The VVD voted in favor of the resolution, with its spokesman Han ten Broeke arguing that the barrier might be [partly] illegal, but that it is legitimate. However, due to the CDA policy shift, the resolution was defeated 64-86. This was a clear victory for Van Agt, who has been lobbying his party for years in order to make it join the anti-Israeli camp.

Thirteen years ago, Van Agt started a fact-free and very emotional crusade against Israel, calling for boycotts and sanctions. He systematically accuses Israel of violating international humanitarian law and of refusing to execute UN resolutions, even if these cannot be unilaterally executed by Israel, such as Security Council resolution 242. He characterized the Jewish State as a “rottweiler” attack dog, while he himself has expressed support for Hamas, which states in its charter that all Jews ought to be exterminated. Several years back, Van Agt established the so called ‘Rights Forum’, which is basically an instrument for anti-Israeli lawfare in which over a dozen prominent Israel bashers have been united.

There is a disturbing overlap between the board of Van Agt’s ‘Rights Forum’ and relevant people at the Advisory Council on International Affairs (AIV), an official advisor of the Dutch Parliament and Government and residing at the Dutch Foreign Office. Some names: John Dugard, a former special rapporteur of the notorious UN Commission on Human Rights, former FM Hans van den Broek and former Dutch ambassador in Beirut Nicolaos van Dam.

The results of this overlap emerged last April, when the AIV published a 47-page advisory opinion on the Middle East peace process, its English version bearing the title “Between words and deeds: prospects for a sustainable peace in the Middle East” . Despite its lofty references to international law and justice, it is nothing but a vicious indictment of the Jewish State; ignoring the Islamic root of the conflict; omitting crucial historical data; denying or omitting the legal rights of the Jewish people in Palestine; and manipulating facts, figures and UN resolutions. It is silent on Israel’s terrible dilemma’s, predicaments and territorial constraints, and it even ignores such essentials as the Islamic threat and Palestinian incitement against Israel and peace. In its conclusion, the AIV calls for the imposition of sanctions against Israel and for establishing (Dutch and EU) relations with Hamas, which is an organization that calls for the genocide of all Jews. This is Van Agt speaking.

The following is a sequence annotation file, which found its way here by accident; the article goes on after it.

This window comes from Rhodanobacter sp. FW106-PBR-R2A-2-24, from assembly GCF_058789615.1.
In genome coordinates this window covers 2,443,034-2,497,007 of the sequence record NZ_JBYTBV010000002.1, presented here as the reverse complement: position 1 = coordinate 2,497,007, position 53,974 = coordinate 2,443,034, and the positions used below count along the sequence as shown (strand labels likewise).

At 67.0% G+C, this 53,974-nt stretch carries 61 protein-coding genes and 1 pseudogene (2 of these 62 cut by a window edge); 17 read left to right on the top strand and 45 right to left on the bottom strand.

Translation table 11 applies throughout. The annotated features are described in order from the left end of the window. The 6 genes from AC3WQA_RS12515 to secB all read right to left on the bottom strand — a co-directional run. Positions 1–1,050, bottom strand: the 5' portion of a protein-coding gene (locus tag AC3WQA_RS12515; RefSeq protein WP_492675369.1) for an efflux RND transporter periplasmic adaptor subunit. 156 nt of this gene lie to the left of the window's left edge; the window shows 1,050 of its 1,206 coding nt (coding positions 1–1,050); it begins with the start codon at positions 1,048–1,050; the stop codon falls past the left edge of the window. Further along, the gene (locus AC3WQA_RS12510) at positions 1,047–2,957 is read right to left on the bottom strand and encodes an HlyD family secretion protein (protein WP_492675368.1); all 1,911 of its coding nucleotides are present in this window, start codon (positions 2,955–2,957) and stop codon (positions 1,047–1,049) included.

This dreadful advisory opinion of an official government advisory council is in the pocket of Foreign Minister Frans Timmermans on his first official visit to Israel and Palestinian Authority governed territories. In last week’s debate in the Dutch Parliament, Timmermans himself characterized his visit as one to get acquainted with the situation on the ground. Just that. But again, nothing is what it seems. Much to the surprise of Dutch Israel watchers and no doubt of the anti-Israel voices in his own party, Timmermans started off his visit meeting Benjamin Netanyahu last Monday night and reviving the Dutch-Israeli Cooperation Council.

That’s good news, but what about the AIV advisory opinion calling for sanctions against Israel? It will be difficult for Timmermans to totally reject an advise from an official advisory council of the government. On the other hand, there is no way that his VVD coalition partner would accept adopting the document. Han ten Broeke already suggested that it be filed.

After his return from Israel, the Dutch Foreign Minister is supposed to officially comment on the document. Subsequently, there will be a Parliamentary debate on both the advisory opinion and the government’s appreciation of it. The outcome will probably reflect the Dutch policy line vis-à-vis the embattled Jewish State for years to come. One should therefore hope that Timmermans’ Israeli counterpart has taken serious heed of the document and that he has done the utmost to show the Dutch Foreign Minister that its malicious content does not reflect reality and that it certainly doesn’t serve justice and peace. Timmermans will need that in order to survive the criticism that is bound to come from his own party. To this Israeli information effort should also have been added a informational visit to the Green Line where it runs only 15 kilometers from the Mediterranean. It is essential that Timmermans personally observes that what is part of the malicious AIV advice: rendering Israel indefensible by turning the Green Line into an international border.